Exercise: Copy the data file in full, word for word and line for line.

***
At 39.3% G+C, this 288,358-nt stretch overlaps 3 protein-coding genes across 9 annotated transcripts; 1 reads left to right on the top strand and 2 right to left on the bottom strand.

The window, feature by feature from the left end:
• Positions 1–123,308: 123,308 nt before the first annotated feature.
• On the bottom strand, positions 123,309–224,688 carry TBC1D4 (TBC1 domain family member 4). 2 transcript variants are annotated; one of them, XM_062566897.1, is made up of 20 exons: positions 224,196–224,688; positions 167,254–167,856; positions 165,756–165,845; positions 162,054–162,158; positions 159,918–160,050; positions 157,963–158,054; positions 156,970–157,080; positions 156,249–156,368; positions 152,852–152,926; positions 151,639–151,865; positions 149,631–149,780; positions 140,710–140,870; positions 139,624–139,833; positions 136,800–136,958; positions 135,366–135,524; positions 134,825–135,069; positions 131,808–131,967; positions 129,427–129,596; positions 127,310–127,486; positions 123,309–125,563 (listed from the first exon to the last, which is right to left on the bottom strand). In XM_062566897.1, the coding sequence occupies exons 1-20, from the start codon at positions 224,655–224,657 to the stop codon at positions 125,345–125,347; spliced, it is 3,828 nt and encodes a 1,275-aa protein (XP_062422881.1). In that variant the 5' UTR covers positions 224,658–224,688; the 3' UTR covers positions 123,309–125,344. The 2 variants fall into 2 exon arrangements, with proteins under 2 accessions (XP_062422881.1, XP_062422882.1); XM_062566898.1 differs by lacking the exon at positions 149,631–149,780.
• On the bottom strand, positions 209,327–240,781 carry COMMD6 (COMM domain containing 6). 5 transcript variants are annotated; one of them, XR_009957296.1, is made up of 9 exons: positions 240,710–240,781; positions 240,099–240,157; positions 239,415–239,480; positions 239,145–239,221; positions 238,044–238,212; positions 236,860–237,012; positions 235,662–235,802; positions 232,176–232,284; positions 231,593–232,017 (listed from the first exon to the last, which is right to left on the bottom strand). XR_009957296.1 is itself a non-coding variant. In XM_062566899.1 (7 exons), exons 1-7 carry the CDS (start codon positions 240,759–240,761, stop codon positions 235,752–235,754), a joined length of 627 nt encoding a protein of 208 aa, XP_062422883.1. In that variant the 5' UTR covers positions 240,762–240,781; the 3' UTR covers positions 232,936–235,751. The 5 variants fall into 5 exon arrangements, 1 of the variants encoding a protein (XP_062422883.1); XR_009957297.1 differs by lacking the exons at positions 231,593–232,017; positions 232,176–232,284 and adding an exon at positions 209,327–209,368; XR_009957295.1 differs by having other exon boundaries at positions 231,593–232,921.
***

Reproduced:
At 39.3% G+C, this 288,358-nt stretch overlaps 3 protein-coding genes across 9 annotated transcripts; 1 reads left to right on the top strand and 2 right to left on the bottom strand.

The window, feature by feature from the left end:
• Positions 1–123,308: 123,308 nt before the first annotated feature.
• On the bottom strand, positions 123,309–224,688 carry TBC1D4 (TBC1 domain family member 4). 2 transcript variants are annotated; one of them, XM_062566897.1, is made up of 20 exons: positions 224,196–224,688; positions 167,254–167,856; positions 165,756–165,845; positions 162,054–162,158; positions 159,918–160,050; positions 157,963–158,054; positions 156,970–157,080; positions 156,249–156,368; positions 152,852–152,926; positions 151,639–151,865; positions 149,631–149,780; positions 140,710–140,870; positions 139,624–139,833; positions 136,800–136,958; positions 135,366–135,524; positions 134,825–135,069; positions 131,808–131,967; positions 129,427–129,596; positions 127,310–127,486; positions 123,309–125,563 (listed from the first exon to the last, which is right to left on the bottom strand). In XM_062566897.1, the coding sequence occupies exons 1-20, from the start codon at positions 224,655–224,657 to the stop codon at positions 125,345–125,347; spliced, it is 3,828 nt and encodes a 1,275-aa protein (XP_062422881.1). In that variant the 5' UTR covers positions 224,658–224,688; the 3' UTR covers positions 123,309–125,344. The 2 variants fall into 2 exon arrangements, with proteins under 2 accessions (XP_062422881.1, XP_062422882.1); XM_062566898.1 differs by lacking the exon at positions 149,631–149,780.
• On the bottom strand, positions 209,327–240,781 carry COMMD6 (COMM domain containing 6). 5 transcript variants are annotated; one of them, XR_009957296.1, is made up of 9 exons: positions 240,710–240,781; positions 240,099–240,157; positions 239,415–239,480; positions 239,145–239,221; positions 238,044–238,212; positions 236,860–237,012; positions 235,662–235,802; positions 232,176–232,284; positions 231,593–232,017 (listed from the first exon to the last, which is right to left on the bottom strand). XR_009957296.1 is itself a non-coding variant. In XM_062566899.1 (7 exons), exons 1-7 carry the CDS (start codon positions 240,759–240,761, stop codon positions 235,752–235,754), a joined length of 627 nt encoding a protein of 208 aa, XP_062422883.1. In that variant the 5' UTR covers positions 240,762–240,781; the 3' UTR covers positions 232,936–235,751. The 5 variants fall into 5 exon arrangements, 1 of the variants encoding a protein (XP_062422883.1); XR_009957297.1 differs by lacking the exons at positions 231,593–232,017; positions 232,176–232,284 and adding an exon at positions 209,327–209,368; XR_009957295.1 differs by having other exon boundaries at positions 231,593–232,921.